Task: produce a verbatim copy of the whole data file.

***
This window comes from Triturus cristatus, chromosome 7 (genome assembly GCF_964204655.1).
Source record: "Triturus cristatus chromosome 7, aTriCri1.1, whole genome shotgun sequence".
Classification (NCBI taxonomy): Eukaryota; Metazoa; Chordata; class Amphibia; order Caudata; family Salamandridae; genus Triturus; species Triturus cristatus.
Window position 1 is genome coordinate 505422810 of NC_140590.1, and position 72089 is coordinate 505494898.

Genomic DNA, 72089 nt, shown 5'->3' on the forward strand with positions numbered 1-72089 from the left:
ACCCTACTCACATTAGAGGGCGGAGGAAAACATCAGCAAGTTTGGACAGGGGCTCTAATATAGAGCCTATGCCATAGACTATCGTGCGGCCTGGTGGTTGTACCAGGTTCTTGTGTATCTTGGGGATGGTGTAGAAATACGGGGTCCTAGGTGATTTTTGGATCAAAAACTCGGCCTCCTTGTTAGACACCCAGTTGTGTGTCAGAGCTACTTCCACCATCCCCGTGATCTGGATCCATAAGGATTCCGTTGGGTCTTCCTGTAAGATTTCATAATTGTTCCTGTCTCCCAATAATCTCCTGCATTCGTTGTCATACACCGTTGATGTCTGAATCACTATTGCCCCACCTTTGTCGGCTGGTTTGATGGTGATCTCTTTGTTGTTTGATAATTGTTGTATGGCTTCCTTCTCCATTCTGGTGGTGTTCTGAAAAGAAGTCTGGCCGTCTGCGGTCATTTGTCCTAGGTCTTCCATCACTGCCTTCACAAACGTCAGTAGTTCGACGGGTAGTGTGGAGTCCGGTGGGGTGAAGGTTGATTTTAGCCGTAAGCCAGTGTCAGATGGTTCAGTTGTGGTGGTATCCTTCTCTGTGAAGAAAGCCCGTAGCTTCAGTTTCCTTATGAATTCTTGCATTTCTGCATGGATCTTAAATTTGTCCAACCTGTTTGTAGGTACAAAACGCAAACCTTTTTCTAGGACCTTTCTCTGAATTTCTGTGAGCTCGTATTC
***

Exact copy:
This window comes from Triturus cristatus, chromosome 7 (genome assembly GCF_964204655.1).
Source record: "Triturus cristatus chromosome 7, aTriCri1.1, whole genome shotgun sequence".
Classification (NCBI taxonomy): Eukaryota; Metazoa; Chordata; class Amphibia; order Caudata; family Salamandridae; genus Triturus; species Triturus cristatus.
Window position 1 is genome coordinate 505422810 of NC_140590.1, and position 72089 is coordinate 505494898.

Genomic DNA, 72089 nt, shown 5'->3' on the forward strand with positions numbered 1-72089 from the left:
ACCCTACTCACATTAGAGGGCGGAGGAAAACATCAGCAAGTTTGGACAGGGGCTCTAATATAGAGCCTATGCCATAGACTATCGTGCGGCCTGGTGGTTGTACCAGGTTCTTGTGTATCTTGGGGATGGTGTAGAAATACGGGGTCCTAGGTGATTTTTGGATCAAAAACTCGGCCTCCTTGTTAGACACCCAGTTGTGTGTCAGAGCTACTTCCACCATCCCCGTGATCTGGATCCATAAGGATTCCGTTGGGTCTTCCTGTAAGATTTCATAATTGTTCCTGTCTCCCAATAATCTCCTGCATTCGTTGTCATACACCGTTGATGTCTGAATCACTATTGCCCCACCTTTGTCGGCTGGTTTGATGGTGATCTCTTTGTTGTTTGATAATTGTTGTATGGCTTCCTTCTCCATTCTGGTGGTGTTCTGAAAAGAAGTCTGGCCGTCTGCGGTCATTTGTCCTAGGTCTTCCATCACTGCCTTCACAAACGTCAGTAGTTCGACGGGTAGTGTGGAGTCCGGTGGGGTGAAGGTTGATTTTAGCCGTAAGCCAGTGTCAGATGGTTCAGTTGTGGTGGTATCCTTCTCTGTGAAGAAAGCCCGTAGCTTCAGTTTCCTTATGAATTCTTGCATTTCTGCATGGATCTTAAATTTGTCCAACCTGTTTGTAGGTACAAAACGCAAACCTTTTTCTAGGACCTTTCTCTGAATTTCTGTGAGCTCGTATTC